• I agree with much of what Ms. Watson says – i.e., men and women should be free to be as sensitive or as strong as they prefer. And I agree with feminism as she defined it: “For the record, feminism by definition is the belief that men and women should have equal rights and opportunities.” But she goes on to modify that definition by saying, “It is the theory of political, economic and social equality of the sexes.” Equal opportunity does not equate to equal results. Methinks most feminists want women to be as strong as men, and will not be satisfied until they pressure/ostracize feminine women who prefer being sensitive over being strong. And they will insist on quotas for all powerful positions.

 

September 26, 2014

Why poor kids struggle at elite colleges

Filed under: Culture,Education — Mike Kueber @ 5:58 pm
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The New York Times recently published a fascinating op-ed piece titled, “Why poor kids struggle at elite colleges.”  The column was authored by a NYC teacher, Vicki Madden, who 35 years ago immigrated to the City from “hardscrabble” Montana.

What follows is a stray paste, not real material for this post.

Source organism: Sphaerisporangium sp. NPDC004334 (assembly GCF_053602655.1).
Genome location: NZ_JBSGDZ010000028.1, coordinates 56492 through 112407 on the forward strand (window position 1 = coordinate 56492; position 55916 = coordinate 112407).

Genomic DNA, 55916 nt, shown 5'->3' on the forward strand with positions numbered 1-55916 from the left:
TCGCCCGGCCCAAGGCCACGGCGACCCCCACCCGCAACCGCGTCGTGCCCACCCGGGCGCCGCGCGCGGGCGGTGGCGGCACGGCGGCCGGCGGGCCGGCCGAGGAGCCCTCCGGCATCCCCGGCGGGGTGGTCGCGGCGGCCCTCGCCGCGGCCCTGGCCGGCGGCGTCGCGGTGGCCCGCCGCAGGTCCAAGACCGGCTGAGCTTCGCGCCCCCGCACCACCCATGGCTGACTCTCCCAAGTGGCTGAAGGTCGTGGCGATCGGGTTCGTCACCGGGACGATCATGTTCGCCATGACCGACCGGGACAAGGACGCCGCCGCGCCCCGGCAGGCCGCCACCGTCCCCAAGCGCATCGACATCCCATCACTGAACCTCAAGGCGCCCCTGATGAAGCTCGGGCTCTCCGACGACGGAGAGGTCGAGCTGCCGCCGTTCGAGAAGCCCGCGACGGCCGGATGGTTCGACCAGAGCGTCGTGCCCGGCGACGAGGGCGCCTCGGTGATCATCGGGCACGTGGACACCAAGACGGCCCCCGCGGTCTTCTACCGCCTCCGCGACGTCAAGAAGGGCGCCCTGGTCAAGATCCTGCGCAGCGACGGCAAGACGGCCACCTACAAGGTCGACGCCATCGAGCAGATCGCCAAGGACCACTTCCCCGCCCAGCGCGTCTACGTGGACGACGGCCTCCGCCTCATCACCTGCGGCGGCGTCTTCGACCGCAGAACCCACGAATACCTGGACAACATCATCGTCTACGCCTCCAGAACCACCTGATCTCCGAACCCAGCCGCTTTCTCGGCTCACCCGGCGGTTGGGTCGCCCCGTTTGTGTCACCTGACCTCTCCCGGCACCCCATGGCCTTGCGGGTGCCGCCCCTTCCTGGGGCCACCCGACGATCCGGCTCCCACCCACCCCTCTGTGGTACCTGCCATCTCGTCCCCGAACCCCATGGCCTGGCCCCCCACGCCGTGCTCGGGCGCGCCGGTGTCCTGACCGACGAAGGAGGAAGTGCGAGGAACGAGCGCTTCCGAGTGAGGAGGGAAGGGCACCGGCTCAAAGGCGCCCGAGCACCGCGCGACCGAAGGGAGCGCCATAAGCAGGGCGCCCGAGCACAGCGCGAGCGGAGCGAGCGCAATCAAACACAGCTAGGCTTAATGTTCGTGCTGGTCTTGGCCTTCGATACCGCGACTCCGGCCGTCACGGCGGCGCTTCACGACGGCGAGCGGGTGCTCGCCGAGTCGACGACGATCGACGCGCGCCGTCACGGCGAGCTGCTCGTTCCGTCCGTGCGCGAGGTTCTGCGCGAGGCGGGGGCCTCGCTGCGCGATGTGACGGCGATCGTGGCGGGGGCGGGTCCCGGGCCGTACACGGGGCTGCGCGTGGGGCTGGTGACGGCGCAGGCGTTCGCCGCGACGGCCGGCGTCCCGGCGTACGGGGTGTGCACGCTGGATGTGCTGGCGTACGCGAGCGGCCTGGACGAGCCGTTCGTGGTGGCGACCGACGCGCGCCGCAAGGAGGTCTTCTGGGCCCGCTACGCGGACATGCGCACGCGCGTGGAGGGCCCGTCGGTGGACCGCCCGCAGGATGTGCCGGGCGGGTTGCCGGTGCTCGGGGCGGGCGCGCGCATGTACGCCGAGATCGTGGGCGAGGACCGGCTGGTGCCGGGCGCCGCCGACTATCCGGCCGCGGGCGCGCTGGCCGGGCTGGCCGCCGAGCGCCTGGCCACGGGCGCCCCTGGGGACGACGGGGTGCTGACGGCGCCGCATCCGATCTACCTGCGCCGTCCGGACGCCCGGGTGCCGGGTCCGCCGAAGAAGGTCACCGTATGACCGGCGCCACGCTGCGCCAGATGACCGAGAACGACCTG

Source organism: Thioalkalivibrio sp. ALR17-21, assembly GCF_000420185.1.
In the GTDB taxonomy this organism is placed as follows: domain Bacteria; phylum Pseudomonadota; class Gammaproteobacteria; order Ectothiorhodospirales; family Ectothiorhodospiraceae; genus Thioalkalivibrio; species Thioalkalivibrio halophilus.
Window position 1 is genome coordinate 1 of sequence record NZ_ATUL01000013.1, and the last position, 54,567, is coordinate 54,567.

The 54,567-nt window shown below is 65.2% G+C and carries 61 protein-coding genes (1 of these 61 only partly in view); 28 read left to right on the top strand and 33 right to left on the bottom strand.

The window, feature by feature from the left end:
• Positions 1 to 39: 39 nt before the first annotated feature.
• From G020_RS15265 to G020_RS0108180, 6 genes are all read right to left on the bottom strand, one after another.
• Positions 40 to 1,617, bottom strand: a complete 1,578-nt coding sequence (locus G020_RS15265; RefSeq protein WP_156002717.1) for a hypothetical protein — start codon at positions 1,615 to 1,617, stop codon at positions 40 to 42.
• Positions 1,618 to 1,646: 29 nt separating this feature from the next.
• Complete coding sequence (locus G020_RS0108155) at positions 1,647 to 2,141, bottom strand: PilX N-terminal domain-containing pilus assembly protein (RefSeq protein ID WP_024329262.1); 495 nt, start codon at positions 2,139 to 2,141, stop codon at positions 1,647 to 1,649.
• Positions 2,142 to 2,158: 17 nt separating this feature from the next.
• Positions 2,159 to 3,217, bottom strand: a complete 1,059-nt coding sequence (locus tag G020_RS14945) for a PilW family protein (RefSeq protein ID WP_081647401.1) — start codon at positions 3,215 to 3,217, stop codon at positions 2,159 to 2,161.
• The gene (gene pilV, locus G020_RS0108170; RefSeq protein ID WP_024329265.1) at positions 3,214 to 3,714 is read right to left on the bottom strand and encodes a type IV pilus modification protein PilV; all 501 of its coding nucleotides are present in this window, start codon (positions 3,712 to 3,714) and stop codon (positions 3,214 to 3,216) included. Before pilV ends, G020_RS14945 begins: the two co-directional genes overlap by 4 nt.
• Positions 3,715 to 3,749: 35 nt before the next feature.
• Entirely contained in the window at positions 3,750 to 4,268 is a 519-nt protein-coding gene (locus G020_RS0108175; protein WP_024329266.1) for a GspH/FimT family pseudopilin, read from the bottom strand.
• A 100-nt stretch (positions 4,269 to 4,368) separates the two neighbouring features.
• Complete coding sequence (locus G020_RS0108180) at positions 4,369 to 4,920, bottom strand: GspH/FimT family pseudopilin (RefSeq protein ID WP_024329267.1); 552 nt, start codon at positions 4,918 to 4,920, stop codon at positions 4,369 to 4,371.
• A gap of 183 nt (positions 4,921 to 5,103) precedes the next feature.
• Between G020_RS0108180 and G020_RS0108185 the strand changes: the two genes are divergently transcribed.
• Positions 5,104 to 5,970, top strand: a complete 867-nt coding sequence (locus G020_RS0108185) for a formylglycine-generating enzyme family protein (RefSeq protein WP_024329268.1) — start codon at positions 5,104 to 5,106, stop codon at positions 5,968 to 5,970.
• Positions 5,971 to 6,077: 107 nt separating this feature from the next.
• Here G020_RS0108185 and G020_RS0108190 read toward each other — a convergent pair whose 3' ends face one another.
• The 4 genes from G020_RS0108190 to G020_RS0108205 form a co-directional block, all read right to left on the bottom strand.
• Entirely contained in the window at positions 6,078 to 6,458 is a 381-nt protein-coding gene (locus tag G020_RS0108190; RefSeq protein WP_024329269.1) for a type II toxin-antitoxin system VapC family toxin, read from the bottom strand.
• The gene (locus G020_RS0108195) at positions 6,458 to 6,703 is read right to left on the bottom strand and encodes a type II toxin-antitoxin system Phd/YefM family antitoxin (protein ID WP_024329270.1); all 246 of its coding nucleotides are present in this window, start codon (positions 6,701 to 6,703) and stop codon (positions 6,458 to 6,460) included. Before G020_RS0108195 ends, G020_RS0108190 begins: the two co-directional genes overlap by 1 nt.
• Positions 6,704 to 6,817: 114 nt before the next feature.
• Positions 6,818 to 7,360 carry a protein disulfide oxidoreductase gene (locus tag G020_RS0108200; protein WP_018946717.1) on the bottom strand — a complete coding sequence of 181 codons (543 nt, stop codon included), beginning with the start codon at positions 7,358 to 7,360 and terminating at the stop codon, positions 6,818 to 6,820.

Madden’s main point is that, although kids from lower socioeconomic backgrounds are admitted to elite colleges in depressingly low numbers (5% are from the bottom quartile; 14% are from the bottom two quartiles), these kids can handle the academic challenges, but they have immense difficulty with leaving their way of life behind:

  • But once those from lower socioeconomic backgrounds arrive on campus, it’s often the subtler things, the signifiers of who they are and where they come from, that cause the most trouble, challenging their very identity, comfort and right to be on that campus…. Hardest was the awareness that my own experiences were not only undervalued but often mocked, used to indicate when someone was stupid or low-class…. To stay four years and graduate, students have to come to terms with the unspoken transaction: exchanging your old world for a new world, one that doesn’t seem to value where you came from.